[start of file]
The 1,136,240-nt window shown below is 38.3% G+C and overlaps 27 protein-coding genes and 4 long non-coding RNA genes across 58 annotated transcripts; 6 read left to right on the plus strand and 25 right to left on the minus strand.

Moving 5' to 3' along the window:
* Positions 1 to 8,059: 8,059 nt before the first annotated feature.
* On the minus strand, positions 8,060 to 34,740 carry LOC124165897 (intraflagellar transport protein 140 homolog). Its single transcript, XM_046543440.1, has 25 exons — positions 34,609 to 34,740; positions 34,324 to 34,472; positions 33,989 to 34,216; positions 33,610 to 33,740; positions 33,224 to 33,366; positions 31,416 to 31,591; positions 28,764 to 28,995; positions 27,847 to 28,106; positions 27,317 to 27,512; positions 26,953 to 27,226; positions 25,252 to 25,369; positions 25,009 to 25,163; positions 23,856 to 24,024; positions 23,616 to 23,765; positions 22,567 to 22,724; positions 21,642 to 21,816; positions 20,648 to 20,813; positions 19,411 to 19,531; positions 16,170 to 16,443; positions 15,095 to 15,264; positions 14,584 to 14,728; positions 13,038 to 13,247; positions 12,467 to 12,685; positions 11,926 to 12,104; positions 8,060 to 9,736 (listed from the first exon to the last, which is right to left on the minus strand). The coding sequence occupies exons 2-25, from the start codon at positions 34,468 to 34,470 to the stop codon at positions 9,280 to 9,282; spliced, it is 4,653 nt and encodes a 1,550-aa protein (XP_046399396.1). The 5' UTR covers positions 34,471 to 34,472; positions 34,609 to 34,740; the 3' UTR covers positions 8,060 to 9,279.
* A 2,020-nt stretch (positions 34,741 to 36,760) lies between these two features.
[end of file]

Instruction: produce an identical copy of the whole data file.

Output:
The 1,136,240-nt window shown below is 38.3% G+C and overlaps 27 protein-coding genes and 4 long non-coding RNA genes across 58 annotated transcripts; 6 read left to right on the plus strand and 25 right to left on the minus strand.

Moving 5' to 3' along the window:
* Positions 1 to 8,059: 8,059 nt before the first annotated feature.
* On the minus strand, positions 8,060 to 34,740 carry LOC124165897 (intraflagellar transport protein 140 homolog). Its single transcript, XM_046543440.1, has 25 exons — positions 34,609 to 34,740; positions 34,324 to 34,472; positions 33,989 to 34,216; positions 33,610 to 33,740; positions 33,224 to 33,366; positions 31,416 to 31,591; positions 28,764 to 28,995; positions 27,847 to 28,106; positions 27,317 to 27,512; positions 26,953 to 27,226; positions 25,252 to 25,369; positions 25,009 to 25,163; positions 23,856 to 24,024; positions 23,616 to 23,765; positions 22,567 to 22,724; positions 21,642 to 21,816; positions 20,648 to 20,813; positions 19,411 to 19,531; positions 16,170 to 16,443; positions 15,095 to 15,264; positions 14,584 to 14,728; positions 13,038 to 13,247; positions 12,467 to 12,685; positions 11,926 to 12,104; positions 8,060 to 9,736 (listed from the first exon to the last, which is right to left on the minus strand). The coding sequence occupies exons 2-25, from the start codon at positions 34,468 to 34,470 to the stop codon at positions 9,280 to 9,282; spliced, it is 4,653 nt and encodes a 1,550-aa protein (XP_046399396.1). The 5' UTR covers positions 34,471 to 34,472; positions 34,609 to 34,740; the 3' UTR covers positions 8,060 to 9,279.
* A 2,020-nt stretch (positions 34,741 to 36,760) lies between these two features.